surveillance



UN expert reports of ‘a near-total lack of space for freedom of expression’ in Laos

In March 2019, the UN expert on poverty and human rights visited Laos and found that there was a lack of space for freedom of expression and strict limitations on media and civil society. In the same month, civil society groups called on the EU to be more vocal in its engagement with Laos on human rights issues including on civic space. Further, reports highlight that many are turning to the internet to access information due to ongoing media restrictions and at least two jailed protesters have taken ill. Read more

UN expert reports of ‘a near-total lack of space for freedom of expression’ in Laos


Whistleblower reveals government monitoring journalists and activists due to their work

The government has created a secret database to monitor journalists and activists engaged on issues related to migrants at or near the U.S. border with Mexico, according to a 6th March report from NBC News. Read more

Whistleblower reveals government monitoring journalists and activists due to their work

Ongoing crackdown on foreign media content and increased surveillance at the border

Amid the denuclearisation talks in Vietnam between North Korean leader Kim Jong Un and US President Donald Trump in February 2019, the authorities increased restrictions. In recent months the North Korea authorities have cracked down on foreign media content and increased video surveillance at the China border. Read more

Ongoing crackdown on foreign media content and increased surveillance at the  border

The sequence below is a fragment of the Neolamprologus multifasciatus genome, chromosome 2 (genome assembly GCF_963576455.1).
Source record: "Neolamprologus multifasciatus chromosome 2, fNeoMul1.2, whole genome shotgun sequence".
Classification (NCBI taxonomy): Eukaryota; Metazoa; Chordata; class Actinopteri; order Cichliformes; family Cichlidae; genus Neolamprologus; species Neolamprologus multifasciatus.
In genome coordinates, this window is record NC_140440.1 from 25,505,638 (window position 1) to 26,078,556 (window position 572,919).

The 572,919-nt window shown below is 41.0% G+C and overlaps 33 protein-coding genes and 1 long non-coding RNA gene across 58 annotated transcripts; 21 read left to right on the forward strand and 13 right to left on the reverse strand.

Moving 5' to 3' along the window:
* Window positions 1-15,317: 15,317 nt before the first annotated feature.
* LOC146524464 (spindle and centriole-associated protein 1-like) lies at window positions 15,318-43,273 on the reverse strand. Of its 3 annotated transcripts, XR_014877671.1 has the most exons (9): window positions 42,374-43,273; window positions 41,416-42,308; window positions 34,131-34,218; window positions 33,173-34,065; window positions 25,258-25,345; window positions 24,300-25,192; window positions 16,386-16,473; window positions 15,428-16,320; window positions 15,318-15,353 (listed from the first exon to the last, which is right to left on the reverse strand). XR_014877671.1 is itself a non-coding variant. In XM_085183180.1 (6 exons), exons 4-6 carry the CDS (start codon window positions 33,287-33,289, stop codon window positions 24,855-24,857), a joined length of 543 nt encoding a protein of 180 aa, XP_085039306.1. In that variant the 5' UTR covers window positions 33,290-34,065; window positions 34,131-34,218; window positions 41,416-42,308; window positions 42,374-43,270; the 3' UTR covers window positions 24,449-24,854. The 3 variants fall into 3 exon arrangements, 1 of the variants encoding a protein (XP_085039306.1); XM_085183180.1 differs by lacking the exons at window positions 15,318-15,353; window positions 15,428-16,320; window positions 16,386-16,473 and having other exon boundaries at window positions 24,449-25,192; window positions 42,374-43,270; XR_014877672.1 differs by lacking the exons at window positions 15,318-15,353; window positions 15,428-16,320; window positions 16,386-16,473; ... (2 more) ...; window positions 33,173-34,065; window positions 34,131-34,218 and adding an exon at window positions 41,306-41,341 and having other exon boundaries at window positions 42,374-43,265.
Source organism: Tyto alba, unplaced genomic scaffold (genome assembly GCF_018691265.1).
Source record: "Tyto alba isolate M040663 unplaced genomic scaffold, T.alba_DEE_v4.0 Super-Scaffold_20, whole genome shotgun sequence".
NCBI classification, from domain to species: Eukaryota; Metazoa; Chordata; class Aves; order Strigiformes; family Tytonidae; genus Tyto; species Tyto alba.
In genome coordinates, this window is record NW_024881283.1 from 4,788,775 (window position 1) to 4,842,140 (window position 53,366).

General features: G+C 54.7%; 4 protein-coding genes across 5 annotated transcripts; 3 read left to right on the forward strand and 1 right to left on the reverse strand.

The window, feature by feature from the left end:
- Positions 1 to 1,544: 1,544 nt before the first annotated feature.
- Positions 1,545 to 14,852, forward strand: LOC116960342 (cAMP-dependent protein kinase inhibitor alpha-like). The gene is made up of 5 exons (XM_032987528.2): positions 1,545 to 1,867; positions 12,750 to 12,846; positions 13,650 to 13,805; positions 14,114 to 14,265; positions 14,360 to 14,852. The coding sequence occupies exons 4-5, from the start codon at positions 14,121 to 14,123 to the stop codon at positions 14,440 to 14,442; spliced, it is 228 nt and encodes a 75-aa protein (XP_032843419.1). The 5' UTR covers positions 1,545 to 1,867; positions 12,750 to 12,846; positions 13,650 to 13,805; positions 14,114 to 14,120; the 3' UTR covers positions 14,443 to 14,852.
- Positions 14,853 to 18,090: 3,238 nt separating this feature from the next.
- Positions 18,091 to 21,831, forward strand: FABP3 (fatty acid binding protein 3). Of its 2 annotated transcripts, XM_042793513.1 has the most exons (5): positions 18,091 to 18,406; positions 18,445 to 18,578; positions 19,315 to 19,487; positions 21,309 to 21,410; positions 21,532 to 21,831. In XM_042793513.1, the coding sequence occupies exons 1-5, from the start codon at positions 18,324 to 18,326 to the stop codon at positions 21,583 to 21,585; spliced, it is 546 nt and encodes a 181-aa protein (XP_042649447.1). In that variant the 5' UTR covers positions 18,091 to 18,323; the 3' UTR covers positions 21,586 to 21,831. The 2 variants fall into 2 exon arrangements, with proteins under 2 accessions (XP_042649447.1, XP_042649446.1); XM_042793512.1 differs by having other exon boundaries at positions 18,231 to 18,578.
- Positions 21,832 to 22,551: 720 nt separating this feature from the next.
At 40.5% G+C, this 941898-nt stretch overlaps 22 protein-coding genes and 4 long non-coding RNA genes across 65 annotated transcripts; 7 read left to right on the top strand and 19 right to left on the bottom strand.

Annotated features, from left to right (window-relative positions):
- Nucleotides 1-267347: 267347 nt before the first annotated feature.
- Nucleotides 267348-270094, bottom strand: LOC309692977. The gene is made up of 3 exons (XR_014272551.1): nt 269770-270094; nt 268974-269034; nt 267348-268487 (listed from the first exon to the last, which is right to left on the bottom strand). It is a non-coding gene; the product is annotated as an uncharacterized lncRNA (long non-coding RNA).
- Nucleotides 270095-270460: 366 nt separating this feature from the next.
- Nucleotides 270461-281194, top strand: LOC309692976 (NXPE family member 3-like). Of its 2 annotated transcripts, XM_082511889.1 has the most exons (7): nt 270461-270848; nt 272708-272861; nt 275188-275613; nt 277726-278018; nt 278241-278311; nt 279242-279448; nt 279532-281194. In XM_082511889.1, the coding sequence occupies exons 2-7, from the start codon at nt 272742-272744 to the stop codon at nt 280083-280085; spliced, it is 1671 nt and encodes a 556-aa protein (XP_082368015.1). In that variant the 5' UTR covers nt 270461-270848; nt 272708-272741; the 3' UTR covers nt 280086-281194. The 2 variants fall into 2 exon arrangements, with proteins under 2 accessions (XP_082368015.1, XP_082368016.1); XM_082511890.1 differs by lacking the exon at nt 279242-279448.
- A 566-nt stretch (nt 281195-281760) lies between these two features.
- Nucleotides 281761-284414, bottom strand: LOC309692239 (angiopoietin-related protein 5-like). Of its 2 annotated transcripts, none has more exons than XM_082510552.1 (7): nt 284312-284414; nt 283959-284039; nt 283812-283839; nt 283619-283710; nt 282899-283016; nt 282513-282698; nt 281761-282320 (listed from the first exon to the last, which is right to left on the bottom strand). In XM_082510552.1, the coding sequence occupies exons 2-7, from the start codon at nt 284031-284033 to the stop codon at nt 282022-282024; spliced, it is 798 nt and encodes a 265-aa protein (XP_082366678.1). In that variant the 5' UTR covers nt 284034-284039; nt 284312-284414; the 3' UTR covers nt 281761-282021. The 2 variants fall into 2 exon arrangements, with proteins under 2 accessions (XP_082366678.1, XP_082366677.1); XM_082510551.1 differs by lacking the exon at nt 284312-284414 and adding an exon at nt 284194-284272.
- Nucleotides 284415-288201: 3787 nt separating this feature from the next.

Private security company hired by authorities to research anti-base protesters in Okinawa

In January 2019, a newspaper published a report that a private security company had been hired by the authorities in 2015 to conduct research and surveillance of protesters in Okinawa opposing the U.S. military base relocation. In the previous month, a court upheld the guilty verdict against an Okinawan for his anti-U.S. base activities while two Hong Kong activists were arrested in Tokyo for protesting at a war shrine. In March 2019, Human Rights Watch published a report on abuses against transgender people Read more

Private security company hired by authorities to research anti-base protesters in Okinawa

Criminal defamation laws used to prosecute online criticism of religion and monarchy

In recent months there have been arrests and prosecution of individuals under defamation laws for criticising the monarchy and religion online while human rights defenders continue to face police questioning for dissent. A women’s day march has come under attack while the indigenous Orang Asli community continues to defend their land against encroachment. Read more

Criminal defamation laws used to prosecute online criticism of religion and monarchy

Despite international scrutiny, Vietnam continues to conduct surveillance, harass and jail activists

Despite the scrutiny at the UN and by the EU, the persecution of activists has continued over the last few months. Some have been jailed for their peaceful expression while others have been intimidated and harassed. Further, the draconian cyber security law came into force in January 2019. Read more

Despite international scrutiny, Vietnam continues to conduct surveillance, harass and jail activists

Persecution of activists continue while abuses against Uighurs remain in the spotlight

China has continued to arrest, prosecute and jail activists and lawyers. In one case, dozens of workers and students are being held for labour rights protests linked to the Jasic Technology factory in Shenzhen. Human rights groups have continued to raise concerns about abuses in Xinjiang against the Uighurs while a new report on human rights defenders in China says they continue to work under hostile conditions and face reprisals. Read more

Persecution of activists continue while abuses against Uighurs remain in the spotlight